More local distilleries and spirits. We’ve had great beer for a long time. I’m really hopeful and optimistic about Missouri wine in the future.

What is one thing missing or that you’d like to see in the local food and beverage scene?
Michelin stars.

Who is your St. Louis food or drink crush?
Ben Grupe, forever.

Who’s the one person to watch right now in the St. Louis food and beverage scene?
Elliot McDaniel.

Which ingredient is most representative of your personality?
Campari: Bitter yet fun, and really needs others to help it shine.

If someone asked you to describe the current state of St. Louis’ food and beverage climate, what would you say?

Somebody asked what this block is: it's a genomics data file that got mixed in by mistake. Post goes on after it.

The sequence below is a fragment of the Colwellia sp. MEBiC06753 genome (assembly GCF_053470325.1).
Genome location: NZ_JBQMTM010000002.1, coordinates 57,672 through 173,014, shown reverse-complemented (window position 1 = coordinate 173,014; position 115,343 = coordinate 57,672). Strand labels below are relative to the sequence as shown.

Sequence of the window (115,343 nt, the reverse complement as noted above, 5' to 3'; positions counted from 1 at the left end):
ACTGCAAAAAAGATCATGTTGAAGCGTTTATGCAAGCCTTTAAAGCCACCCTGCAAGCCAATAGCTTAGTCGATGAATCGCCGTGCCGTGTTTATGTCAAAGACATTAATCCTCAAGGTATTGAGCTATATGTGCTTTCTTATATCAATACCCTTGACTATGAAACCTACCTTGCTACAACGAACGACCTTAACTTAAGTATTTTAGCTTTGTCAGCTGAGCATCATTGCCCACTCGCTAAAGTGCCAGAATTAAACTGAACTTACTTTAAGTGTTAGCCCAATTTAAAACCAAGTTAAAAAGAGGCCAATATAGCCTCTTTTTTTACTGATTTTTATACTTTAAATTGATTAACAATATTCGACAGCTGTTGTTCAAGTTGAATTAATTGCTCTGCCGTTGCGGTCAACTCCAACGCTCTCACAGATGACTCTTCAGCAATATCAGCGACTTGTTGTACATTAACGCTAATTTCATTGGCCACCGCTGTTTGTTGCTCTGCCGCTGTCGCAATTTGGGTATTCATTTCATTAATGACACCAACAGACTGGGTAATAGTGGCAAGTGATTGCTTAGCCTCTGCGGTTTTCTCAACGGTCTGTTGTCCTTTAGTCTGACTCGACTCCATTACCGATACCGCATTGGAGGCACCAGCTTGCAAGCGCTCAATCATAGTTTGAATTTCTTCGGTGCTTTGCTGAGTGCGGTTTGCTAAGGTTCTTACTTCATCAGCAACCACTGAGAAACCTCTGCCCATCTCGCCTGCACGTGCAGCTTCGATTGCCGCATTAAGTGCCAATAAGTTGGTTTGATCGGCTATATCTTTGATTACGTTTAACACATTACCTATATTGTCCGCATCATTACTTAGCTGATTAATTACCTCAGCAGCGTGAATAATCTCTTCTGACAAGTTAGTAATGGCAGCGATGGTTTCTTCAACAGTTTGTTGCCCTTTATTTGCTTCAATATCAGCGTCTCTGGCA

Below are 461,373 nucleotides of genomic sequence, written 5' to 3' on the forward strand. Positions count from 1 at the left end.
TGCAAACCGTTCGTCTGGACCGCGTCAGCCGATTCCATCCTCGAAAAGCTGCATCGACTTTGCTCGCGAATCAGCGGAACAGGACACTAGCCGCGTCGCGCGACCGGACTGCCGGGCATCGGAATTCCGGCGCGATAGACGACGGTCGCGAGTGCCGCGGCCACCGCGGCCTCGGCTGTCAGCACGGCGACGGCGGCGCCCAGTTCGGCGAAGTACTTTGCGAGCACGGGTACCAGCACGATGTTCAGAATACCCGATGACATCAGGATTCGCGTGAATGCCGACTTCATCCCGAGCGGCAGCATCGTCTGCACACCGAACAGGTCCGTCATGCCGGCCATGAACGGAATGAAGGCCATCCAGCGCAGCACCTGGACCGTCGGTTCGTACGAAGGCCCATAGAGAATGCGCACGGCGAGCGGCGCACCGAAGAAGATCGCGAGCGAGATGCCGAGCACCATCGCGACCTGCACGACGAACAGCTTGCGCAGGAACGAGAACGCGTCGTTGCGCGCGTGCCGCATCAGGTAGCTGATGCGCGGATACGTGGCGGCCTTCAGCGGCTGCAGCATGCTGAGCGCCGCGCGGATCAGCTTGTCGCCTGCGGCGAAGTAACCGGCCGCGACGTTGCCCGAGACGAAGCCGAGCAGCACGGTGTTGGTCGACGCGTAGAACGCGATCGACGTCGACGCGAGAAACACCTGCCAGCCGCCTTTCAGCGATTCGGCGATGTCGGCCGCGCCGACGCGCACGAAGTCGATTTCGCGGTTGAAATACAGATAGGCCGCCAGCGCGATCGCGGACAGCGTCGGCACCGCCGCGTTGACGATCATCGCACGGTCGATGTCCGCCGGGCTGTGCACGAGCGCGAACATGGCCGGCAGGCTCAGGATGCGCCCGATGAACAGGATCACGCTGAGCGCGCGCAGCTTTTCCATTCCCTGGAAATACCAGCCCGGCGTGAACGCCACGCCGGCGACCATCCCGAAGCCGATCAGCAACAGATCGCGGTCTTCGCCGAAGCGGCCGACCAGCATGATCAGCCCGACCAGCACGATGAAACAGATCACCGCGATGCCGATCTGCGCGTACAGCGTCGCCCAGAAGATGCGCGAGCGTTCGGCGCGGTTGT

Ready to blow up. Almost there.

If you were not tending bar, what would you be doing?
I’d probably still be a chiropractor or in architecture school.

Name an ingredient never allowed behind your bar.
Butterfly pea flower tea. Please stay in 2018.

What is your after work hangout?
The Gramophone if I’m hungry, otherwise CBGB. The Royale on my day off.

What’s your edible or quaffable guilty pleasure?
I need a bag of Sour Patch Kids every road trip. Also, bad margaritas, especially if they’re in a pitcher.

What would be your last meal on earth — including drinks of course.
Oysters, daiquiris, shots of Cynar. Probably Taco Bell at the end of the night.

We are always hungry for tips and feedback. Email the author at [email protected].
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About The Author

Cheryl Baehr

Cheryl Baehr is the restaurant critic for the Riverfront Times and an international woman of mystery. Follow her on the socials at @cherylabaehr